Thursday, May 18, 2006

More on Fans

A couple of items following up on the "What will bring fans back?" conversation from yesterday.

1. The evidence is purely anecdotal, but if I had to bet, I'd wager we're already starting to see the beginning stages of the resurrection of the fan base. Since this blog started about a month ago, I've received e-mail from around 50 distinct people. (Thank you all, by the way. You've been both kind and interesting. A link to my e-mail is on the right of this page.) Of those people, I'd say 1/3 have introduced themselves as long-time fans who have stopped following the team for various reasons. The sample is small and proves nothing empirically, but this would seem to indicate that:

A. There's still a desire for Blazer talk out there. (People are reading and e-mailing.) And...

B. Some who have dropped by the wayside are slowly but surely starting to pick it up again.

If true, that's good news. I expect if we get the #1 or #2 pick in the draft, attention will increase further, no matter who we select with it. I hope the team is prepared to follow up on this, putting the most palatable product possible on the court. I also hope that to the extent people join in the online conversation, various venues are welcoming. Part of the reason it's difficult to be a Blazer fan nowadays is that there's nobody to talk to about it, and sometimes the online community is not very helpful with that...

2. I wanted to highlight a particular effort that I think is both marvelous in its own right and indicative of what Blazer fandom used to be and should still be about. I am getting most of this information second-hand, so please write and correct me if anything in it is wrong.

A reader who also frequents the O-Live Blazer forum called to my attention a fantastic site that a fan has created in honor of Martell Webster. The young man goes by the handle "Definition8" in honor of Martell (the "Definition"). The site is BE SURE not to skip the intro video! It's one of the most amazing fan-created tributes I've ever seen. The site is still evolving, but there's some nice content there, especially in the "fan art" section.

I guess it's not so much the site itself that floors me, but the fact that a young guy would care so much and put that kind of talent and effort into such a project. It shows you that there ARE still Blazer fans out there. And that's good to know, especially if you're one of the 1/3 who are honestly wondering if there's anything to believe in with this team anymore. Somebody thinks there is. And I agree.



Anonymous jorga said...

Dave - one thing I haven't seen mentioned is that back in the "good old days" of big fan support, it was either be at the game or listen to the Schonz on radio. (You had to either know someone who knew someone with season's tickets or suffer the top row of the Coliseum to be there in person.) The Blazer admin. was a long time allowing games to be on broadcast tv (seems like they were one of the last NBA teams to do so.) You could buy a season pkg. of pay-tv, but as a single mom it just wasn't possible for me. So even though some of us oldtimers are returning as fans we are returning as tv viewers, but not being counted at the turnstile which of course is the bottom line when it comes to "fan support." Those of us who are rabid about character may actually pay to go see a game when we are more likely to see hustle than be spit at...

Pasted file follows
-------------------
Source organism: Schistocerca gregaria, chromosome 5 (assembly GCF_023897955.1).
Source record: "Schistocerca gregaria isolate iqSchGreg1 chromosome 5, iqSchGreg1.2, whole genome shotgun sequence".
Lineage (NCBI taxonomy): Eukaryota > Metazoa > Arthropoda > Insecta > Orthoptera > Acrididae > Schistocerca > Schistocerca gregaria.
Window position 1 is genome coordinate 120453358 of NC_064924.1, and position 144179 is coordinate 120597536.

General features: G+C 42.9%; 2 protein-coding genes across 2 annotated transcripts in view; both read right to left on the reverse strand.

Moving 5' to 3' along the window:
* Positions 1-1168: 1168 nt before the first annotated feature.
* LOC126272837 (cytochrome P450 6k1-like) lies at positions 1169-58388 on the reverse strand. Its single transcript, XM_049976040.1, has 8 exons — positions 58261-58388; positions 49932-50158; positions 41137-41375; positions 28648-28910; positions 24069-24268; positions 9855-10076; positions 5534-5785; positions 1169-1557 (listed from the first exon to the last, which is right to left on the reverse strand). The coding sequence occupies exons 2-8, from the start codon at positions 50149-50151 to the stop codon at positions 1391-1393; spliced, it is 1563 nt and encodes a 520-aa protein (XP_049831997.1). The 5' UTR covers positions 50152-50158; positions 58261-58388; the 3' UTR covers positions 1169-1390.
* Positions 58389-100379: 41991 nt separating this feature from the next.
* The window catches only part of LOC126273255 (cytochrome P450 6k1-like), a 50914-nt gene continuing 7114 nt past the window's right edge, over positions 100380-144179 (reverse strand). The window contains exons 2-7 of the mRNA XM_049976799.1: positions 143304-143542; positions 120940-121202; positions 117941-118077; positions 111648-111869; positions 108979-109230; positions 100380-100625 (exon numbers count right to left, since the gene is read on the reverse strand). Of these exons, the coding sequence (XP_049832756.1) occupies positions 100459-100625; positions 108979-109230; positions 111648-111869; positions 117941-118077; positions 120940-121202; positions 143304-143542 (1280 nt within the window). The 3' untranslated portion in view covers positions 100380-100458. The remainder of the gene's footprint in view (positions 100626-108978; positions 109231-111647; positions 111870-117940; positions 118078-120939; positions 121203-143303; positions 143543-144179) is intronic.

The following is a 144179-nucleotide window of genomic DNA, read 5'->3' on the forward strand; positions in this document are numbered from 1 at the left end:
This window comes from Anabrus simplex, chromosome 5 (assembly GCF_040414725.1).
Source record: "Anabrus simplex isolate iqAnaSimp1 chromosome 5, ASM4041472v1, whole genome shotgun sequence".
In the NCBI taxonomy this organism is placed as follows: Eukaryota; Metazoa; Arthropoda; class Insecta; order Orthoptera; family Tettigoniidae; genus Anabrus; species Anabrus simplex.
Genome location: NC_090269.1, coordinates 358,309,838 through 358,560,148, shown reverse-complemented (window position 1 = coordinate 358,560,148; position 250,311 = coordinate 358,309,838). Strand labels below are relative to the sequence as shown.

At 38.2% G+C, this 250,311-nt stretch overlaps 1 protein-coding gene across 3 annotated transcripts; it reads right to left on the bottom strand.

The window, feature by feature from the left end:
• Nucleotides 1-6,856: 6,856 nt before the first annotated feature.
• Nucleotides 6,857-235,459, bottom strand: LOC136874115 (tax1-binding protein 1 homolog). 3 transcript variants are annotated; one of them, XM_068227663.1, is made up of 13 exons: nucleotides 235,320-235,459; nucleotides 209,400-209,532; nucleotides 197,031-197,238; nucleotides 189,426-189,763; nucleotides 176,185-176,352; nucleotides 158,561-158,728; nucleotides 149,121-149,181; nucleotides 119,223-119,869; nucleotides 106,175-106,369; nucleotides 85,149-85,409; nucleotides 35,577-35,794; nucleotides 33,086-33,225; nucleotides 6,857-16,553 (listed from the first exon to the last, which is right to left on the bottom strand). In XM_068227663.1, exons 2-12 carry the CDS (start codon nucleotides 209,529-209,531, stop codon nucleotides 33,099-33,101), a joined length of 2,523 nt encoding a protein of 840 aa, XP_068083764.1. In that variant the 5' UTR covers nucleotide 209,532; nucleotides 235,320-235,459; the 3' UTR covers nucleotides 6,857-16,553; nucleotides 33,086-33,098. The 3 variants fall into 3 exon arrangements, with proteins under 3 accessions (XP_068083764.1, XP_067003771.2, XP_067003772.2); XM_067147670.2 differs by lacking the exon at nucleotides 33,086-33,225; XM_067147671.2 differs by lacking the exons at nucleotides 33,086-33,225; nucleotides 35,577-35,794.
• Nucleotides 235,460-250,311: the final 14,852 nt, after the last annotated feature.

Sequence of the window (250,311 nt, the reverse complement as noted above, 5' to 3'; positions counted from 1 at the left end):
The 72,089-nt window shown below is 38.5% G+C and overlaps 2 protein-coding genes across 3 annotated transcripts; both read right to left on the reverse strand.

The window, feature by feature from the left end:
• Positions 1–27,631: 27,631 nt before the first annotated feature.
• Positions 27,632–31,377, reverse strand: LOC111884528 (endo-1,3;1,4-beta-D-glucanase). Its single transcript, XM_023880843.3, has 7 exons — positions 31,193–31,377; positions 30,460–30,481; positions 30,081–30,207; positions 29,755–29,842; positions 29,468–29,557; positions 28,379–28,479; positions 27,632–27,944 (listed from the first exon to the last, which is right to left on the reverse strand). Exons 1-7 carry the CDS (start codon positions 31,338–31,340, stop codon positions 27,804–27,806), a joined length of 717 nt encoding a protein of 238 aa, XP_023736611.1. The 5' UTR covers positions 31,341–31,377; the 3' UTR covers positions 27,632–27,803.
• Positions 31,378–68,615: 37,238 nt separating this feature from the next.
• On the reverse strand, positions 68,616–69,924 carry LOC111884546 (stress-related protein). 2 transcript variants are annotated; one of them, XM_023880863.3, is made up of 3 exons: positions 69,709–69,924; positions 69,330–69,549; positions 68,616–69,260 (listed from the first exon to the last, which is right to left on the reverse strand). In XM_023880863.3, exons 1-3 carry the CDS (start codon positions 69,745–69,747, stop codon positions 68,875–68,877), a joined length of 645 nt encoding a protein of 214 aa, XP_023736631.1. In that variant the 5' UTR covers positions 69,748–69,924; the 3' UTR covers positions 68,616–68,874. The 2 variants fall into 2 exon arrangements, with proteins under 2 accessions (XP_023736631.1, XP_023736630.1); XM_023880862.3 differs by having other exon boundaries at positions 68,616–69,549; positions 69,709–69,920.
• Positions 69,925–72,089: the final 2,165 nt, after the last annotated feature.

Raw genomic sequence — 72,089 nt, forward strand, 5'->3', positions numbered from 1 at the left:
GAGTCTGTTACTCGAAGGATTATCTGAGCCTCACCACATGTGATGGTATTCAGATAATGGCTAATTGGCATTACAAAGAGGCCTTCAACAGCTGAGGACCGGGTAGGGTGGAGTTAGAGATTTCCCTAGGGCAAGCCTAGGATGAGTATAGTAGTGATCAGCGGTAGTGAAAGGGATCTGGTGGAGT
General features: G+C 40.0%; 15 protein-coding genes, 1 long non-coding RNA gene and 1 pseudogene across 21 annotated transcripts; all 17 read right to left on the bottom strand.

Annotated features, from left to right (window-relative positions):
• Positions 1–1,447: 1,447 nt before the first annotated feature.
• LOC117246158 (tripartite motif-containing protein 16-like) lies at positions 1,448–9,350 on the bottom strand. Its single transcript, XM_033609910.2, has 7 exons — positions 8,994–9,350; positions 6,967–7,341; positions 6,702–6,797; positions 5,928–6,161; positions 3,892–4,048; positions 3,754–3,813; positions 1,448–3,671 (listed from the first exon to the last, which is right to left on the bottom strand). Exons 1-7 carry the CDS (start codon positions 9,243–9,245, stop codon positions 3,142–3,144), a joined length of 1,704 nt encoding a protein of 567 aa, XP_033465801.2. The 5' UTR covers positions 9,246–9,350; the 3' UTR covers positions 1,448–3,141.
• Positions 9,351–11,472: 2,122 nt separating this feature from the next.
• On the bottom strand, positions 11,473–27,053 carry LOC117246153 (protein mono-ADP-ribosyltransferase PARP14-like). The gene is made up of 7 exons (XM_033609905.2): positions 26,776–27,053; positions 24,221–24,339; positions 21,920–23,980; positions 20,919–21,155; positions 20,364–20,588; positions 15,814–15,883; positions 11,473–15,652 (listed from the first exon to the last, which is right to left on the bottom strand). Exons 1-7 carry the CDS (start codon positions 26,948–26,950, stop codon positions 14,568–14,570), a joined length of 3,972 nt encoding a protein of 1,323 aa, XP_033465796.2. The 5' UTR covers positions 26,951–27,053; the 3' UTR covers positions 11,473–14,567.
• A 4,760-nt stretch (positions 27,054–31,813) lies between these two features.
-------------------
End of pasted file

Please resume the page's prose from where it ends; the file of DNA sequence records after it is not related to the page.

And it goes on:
7:25 AM  
Blogger Dave said...

Yes, the ubiquity of TV coverage nowadays almost certainly contributes to the lowered gates, especially for bad teams. I think it makes it easier for season ticket holders to jump off the bandwagon. My assumption has always been that TV ad revenues make up for any lack of ticket selling in most cases. Bottom line: if you're a good team it doesn't matter. That's the solution.

This does point out something we were talking about a few posts ago, which is the importance of broadcasters.

Also, you're completely safe from flying expectoration with the current squad. Having been to a game or two myself and having watched 78 more on TV, I can tell you with confidence that there are even some guys you will love rooting for. And seeing them live still holds some of that magic. (If they would just turn down the timeout music a Expecting to see a win may be a little much, but I think most people will start to enjoy coming back to the games in the next couple of years.

Thanks for your insight!


5:43 PM  
Anonymous Anonymous said...

Hi, Dave
I, too am a long time Blazer fan and still relish the "good ol' days" when the games were broadcast on stations all over Oregon. Living in southern Oregon, The Trailblazers were "my" team, the only major pro team between Seattle and SF. It seems today fan interest has condensed to the Portland-Metro area. I have often thought the Blazer organization could tap back into a huge potential fan base statewide with some creative publicity. This could again be "their" state if they would possess it. People in Coos Bay, Roseburg, Medford, Bend, Pendleton and Ontario are ripe for a team to get behind, but sometimes feel left out, almost banished outside the invisible political walls surrounding Portland. We would love to see the team come through our little towns so we could put some faces together with some names. I know the front office is preoccupied with bigger problems right now but it would be nice to see them make a move toward some old and new fans outside the city.

10:05 AM  

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